The Power of Developer Communities
Establishing Trust through Knowledge Sharing
With the plethora of online resources that exist today - courses, videos, and developer forums - it’s never been a better time to move into a career in software development and - for current software engineers - to grow their skillsets. The pandemic has only accelerated the trend towards online learning, self-led training in software development, and peer knowledge sharing.
Online developer communities in particular continue to play an important role in connecting people and facilitating “free” knowledge exchange. For software companies, they also provide an opportunity to establish thought leadership and trust with professional developers working on a particular kind of application or dealing with certain technical challenges.
“You think of any developer-led business, or developer-first business, they're all trying to engage developers on their buying cycle from discovery, to evaluation, to ultimately production role success,” said Robin Purohit of Peritus.ai, in a recent InfoQ podcast. “And, we know developers go to a myriad of communities to get experts from people that they view they can trust to get unblocked on that journey.”
Some of the most popular online developer communities today include GitHub, Stack Overflow, and HackerNews, just to name a few. You can also find many curated lists of developer communities such as Bolaji Ayodeji’s list of 20 best developer communities, which includes sites like Women Who Code, Hashnode, and Freecodecamp.
For software companies, engaging in these communities through code, content, and communication can help build the necessary on-ramps for users to eventually look upstream to their commercial offerings.
Overtly promoting and touting commercial products are well-known anti-patterns in developer marketing. Before evening mentioning a product, software vendors today are expected to demonstrate their domain expertise in a specific technology area and to show users how to tackle their technical challenges in a ‘product-agnostic’ way: with new architectural approaches, patterns, and best practices.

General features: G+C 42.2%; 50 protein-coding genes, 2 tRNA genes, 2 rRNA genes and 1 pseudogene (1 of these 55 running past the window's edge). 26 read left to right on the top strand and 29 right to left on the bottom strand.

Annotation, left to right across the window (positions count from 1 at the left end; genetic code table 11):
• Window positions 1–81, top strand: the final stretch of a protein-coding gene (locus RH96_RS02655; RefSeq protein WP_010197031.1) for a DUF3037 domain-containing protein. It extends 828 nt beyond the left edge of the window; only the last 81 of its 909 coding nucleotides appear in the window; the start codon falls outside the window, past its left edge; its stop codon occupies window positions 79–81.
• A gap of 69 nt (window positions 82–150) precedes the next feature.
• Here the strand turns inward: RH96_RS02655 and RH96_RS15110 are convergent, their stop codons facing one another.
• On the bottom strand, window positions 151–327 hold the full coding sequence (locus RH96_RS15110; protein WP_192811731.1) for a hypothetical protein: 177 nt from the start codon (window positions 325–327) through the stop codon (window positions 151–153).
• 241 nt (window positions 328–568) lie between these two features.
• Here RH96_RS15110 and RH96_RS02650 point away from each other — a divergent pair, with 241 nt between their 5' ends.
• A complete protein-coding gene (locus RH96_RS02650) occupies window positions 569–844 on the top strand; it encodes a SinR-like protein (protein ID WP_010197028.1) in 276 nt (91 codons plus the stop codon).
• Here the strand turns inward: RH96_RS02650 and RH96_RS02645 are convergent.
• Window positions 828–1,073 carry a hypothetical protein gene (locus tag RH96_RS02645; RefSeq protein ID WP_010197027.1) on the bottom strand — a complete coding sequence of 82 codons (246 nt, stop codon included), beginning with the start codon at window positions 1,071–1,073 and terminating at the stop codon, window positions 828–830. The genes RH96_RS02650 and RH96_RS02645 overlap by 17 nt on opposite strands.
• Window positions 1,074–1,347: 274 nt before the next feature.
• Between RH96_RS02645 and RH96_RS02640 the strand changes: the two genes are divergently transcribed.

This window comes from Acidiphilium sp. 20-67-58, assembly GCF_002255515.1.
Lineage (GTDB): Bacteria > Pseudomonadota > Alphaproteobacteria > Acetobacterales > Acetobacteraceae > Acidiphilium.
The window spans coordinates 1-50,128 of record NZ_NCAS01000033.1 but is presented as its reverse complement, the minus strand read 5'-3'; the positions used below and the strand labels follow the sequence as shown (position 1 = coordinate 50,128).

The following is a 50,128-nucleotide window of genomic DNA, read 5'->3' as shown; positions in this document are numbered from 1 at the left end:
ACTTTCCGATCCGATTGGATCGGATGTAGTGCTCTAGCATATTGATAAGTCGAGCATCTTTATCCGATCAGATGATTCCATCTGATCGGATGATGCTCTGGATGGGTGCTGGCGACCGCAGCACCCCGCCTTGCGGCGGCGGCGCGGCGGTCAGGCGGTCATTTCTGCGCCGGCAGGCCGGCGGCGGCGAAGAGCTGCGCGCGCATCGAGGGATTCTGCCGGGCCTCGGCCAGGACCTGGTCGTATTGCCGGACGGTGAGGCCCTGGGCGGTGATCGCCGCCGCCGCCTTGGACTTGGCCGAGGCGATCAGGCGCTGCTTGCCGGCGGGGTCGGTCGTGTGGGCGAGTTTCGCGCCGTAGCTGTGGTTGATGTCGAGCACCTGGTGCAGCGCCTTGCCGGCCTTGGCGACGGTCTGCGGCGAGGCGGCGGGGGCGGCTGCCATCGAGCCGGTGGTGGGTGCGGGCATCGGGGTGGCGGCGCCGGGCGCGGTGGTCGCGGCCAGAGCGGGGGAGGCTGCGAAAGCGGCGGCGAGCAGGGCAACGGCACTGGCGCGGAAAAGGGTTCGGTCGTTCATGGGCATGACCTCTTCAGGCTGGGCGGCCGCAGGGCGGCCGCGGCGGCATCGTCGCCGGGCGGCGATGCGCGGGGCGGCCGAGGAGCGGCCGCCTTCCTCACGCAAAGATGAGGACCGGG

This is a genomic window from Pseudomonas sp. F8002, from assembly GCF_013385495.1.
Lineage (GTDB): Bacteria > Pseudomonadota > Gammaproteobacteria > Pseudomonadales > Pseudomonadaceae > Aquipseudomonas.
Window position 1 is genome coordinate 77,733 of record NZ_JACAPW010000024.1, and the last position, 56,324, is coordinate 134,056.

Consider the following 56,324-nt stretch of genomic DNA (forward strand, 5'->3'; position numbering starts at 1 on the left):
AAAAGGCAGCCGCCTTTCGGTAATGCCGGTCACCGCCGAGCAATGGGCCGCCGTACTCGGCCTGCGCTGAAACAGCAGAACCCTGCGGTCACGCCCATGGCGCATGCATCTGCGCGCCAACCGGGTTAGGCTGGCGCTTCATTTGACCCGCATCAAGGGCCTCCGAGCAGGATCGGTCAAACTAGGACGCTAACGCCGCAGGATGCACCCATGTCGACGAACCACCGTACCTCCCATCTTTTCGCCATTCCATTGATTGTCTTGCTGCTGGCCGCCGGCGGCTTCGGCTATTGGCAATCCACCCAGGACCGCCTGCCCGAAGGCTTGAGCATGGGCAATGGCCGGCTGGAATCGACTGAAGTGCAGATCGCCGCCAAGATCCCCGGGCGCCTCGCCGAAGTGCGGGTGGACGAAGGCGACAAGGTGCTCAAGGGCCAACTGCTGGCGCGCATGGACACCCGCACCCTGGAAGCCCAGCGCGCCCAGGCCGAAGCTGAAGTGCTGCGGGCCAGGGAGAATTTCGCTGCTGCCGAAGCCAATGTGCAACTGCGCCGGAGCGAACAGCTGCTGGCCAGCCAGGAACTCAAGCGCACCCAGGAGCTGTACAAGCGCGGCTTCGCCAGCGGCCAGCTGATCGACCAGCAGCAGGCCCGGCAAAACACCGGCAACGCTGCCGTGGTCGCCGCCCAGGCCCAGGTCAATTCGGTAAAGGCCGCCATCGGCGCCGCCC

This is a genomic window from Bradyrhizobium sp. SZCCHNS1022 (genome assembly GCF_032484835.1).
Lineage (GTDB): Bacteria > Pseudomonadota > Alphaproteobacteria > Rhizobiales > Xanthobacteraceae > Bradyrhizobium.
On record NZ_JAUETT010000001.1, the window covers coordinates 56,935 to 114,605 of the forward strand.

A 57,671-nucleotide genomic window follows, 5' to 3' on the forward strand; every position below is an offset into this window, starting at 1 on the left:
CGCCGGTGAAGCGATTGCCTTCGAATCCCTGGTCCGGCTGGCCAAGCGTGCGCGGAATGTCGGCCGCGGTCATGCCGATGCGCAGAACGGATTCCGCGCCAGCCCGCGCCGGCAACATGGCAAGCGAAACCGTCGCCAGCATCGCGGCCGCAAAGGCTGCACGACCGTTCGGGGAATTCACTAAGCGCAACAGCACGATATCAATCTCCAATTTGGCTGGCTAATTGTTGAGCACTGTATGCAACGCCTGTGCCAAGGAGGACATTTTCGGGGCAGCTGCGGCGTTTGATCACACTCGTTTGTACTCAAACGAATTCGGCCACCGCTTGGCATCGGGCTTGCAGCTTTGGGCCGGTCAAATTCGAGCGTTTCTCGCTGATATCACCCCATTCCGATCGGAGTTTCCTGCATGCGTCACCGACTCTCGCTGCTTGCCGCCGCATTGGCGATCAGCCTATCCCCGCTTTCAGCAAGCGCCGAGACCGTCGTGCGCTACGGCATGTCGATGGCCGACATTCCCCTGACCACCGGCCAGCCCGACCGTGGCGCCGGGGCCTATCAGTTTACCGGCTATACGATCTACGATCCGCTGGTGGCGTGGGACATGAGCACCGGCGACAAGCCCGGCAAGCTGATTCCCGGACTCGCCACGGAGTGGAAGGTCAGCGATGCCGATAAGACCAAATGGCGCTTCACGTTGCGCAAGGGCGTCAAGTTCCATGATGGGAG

In other words, in order to establish developer trust, companies need to provide users with value up front.
This is why it’s critical to have a “developer relations” function that is aimed at engaging the community through technical thought leadership work like content creation (writing blogs, eBooks, and technical guides), presenting at developer conferences and user groups, and leading or participating in open source projects.
InfoQ: A Peer-Sharing Community for Software Practitioners
In addition to being a technical publication, InfoQ also serves as a curated, peer-sharing platform for professional developers and architects looking to stay abreast of bleeding edge technologies. Each of its over 60 editors are full-time software practitioners working at other companies that are passionate about learning, writing, connecting, and sharing knowledge with the broader community.
“If you have ever benefited from the knowledge, best practices or failures shared by a peer then you already know how powerful that information is. Here, at InfoQ we strongly believe that peer sharing is how our industry makes progress. If you are an experienced senior engineer or software team lead with ideas you want to share then we would love to hear from you.” - from the InfoQ Contribute Page
Any professional developer can contribute content for potential publication on InfoQ. For software companies and their developer relations teams, publishing on InfoQ provides the perfect vehicle to ‘give back’ to the community, while establishing trust and credibility amongst influential software leaders.
While the pandemic has accelerated the trend towards online learning, training, and knowledge sharing, it has also increased the propensity of technical leaders to explore, research, recommend, and purchase new software based entirely on what they learn from trusted, online sources. For software companies, capitalizing on these trends will require them engage with developers on their home turf: online developer communities.